True Versus Truthiness in Politics
Fleishman Hillard’s new brand identity centered around “The Power of True,” is a provocative and challenging concept. “True” is such a deep and complex word. It means, at the same time, both more and less than “factual.” Something can be factual without being true. And something can be true without being factual.
I’m reminded of the TV ad that Mitt Romney ran at the end of the recent Presidential campaign. Here’s the text:
Barack Obama says he saved the auto industry. But for who? Ohio or China. Under President Obama, GM cut 15,000 American jobs, but they are planning to double the number of cars built in China, which means 15,000 more jobs for China. And now comes word that Chrysler plans to start making Jeeps in, you guessed it, China.
Of course, a core element of the Obama campaign was to take credit for the auto industry rescue that, according to the campaign, saved anywhere from hundreds of thousands to millions of jobs. The Romney ad was clearly designed to undermine that message. And, as the Romney campaign was quick to point out when challenged, the ad was factual. But was it true?
We’ve clearly entered some parallel universe during these last few days. No amount of campaign politics at its cynical worst will diminish our record of creating jobs in the U.S. and repatriating profits back to this country.
Obviously, what was missing in the ad was a causal relationship among the facts presented. That made the ad factual, but fundamental untrue, to the degree the strong implication is left that Obama was responsible for causing GM to move jobs from Ohio to China.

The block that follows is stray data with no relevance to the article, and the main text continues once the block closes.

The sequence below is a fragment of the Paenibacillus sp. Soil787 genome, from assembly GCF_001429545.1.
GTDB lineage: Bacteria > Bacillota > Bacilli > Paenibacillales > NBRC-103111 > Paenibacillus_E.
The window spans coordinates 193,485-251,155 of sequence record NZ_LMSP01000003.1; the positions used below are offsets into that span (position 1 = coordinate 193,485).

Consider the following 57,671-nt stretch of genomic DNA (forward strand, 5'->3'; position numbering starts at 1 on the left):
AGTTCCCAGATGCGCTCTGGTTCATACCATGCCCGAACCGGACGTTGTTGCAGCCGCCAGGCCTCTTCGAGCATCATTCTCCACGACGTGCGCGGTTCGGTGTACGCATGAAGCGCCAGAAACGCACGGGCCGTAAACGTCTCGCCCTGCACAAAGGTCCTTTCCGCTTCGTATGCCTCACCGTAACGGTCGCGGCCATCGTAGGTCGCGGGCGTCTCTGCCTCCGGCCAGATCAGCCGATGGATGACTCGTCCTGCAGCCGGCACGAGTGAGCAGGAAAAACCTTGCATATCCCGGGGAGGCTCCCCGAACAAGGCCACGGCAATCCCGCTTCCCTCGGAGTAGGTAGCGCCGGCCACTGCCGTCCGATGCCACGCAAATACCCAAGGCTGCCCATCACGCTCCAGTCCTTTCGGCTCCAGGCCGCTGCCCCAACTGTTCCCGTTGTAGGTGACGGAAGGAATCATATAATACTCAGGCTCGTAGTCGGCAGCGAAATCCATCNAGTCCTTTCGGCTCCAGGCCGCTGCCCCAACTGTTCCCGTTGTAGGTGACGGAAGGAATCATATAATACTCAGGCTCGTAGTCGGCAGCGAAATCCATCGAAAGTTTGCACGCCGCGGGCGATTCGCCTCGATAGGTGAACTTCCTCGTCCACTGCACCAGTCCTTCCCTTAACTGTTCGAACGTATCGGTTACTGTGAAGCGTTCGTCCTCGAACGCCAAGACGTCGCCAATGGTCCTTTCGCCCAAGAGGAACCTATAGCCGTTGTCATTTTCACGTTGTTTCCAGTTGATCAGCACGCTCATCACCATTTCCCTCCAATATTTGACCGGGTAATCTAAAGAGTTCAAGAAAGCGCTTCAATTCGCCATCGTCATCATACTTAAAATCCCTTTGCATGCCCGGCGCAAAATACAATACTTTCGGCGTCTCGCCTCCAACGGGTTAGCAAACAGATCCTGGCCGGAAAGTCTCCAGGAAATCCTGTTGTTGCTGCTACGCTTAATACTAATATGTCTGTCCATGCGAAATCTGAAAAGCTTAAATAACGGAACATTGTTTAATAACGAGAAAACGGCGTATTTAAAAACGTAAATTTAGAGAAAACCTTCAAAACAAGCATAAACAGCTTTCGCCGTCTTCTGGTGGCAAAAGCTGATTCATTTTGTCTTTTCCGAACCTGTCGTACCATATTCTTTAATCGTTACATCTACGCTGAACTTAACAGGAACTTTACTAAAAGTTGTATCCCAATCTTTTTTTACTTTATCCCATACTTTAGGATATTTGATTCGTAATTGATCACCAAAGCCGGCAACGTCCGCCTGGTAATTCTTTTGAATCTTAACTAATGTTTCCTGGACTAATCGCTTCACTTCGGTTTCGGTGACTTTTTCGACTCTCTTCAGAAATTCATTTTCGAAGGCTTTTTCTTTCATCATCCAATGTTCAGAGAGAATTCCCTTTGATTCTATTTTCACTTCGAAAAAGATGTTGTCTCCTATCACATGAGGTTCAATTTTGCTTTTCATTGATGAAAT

On the other hand, something can be true without being factual. The best example of that would be in the realm of religion where what’s true in the mind of the believer cannot be proven by facts.
But let’s consider another concept that emanates from the same root as “true” and that is “truthiness,” famously coined by Steven Colbert.
Wikipedia defines truthiness as:
A quality characterizing a “truth” that a person making an argument or assertion claims to know intuitively “from the gut” or because it “feels right” without regard to evidence, logic, intellectual examination, or facts.
Is there any doubt which of these concepts drives politics in America today? The ideological warfare that has typified debate in Washington in recent years is clearly not based on what is true. Almost by definition, ideologues do not rest their political positions on what’s true in the classic definition of the word. Instead of facts leading to the larger concept of truth, their individual truth leads them to the facts that will support their own truthiness.
Throughout history, our politics has represented a continuum from Liberal/Left to Conservative/Right. Most of the time, our governing philosophy has resided somewhere around the middle, sometimes to the left, sometimes to the right. While there have always been extremist politicians at either end, there have always been a critical mass of political leaders gathered around the Center to allow us to govern ourselves. And those at the Center generally had some commitment to operating, more or less, based on what is true.
Today’s politics feels different. We have a left of center President, but a Congress that is paralyzed because there appears to be no working Center. And while the Center is not necessarily the locus of what’s true, what’s true can generally be found in the vicinity of the Center. Given the extremes that seem to rule our current politics, most of our debate is carried on there, in the land of Truthiness.
The chart below illustrates the problem.
So, Fleishman Hillard’s new identity based on the Power of True has much to teach politicians. As noted in the company’s description of this new concept:
Knowing what is true clarifies our vision and sets a moral compass. True separates right from wrong.
Are you listening Washington?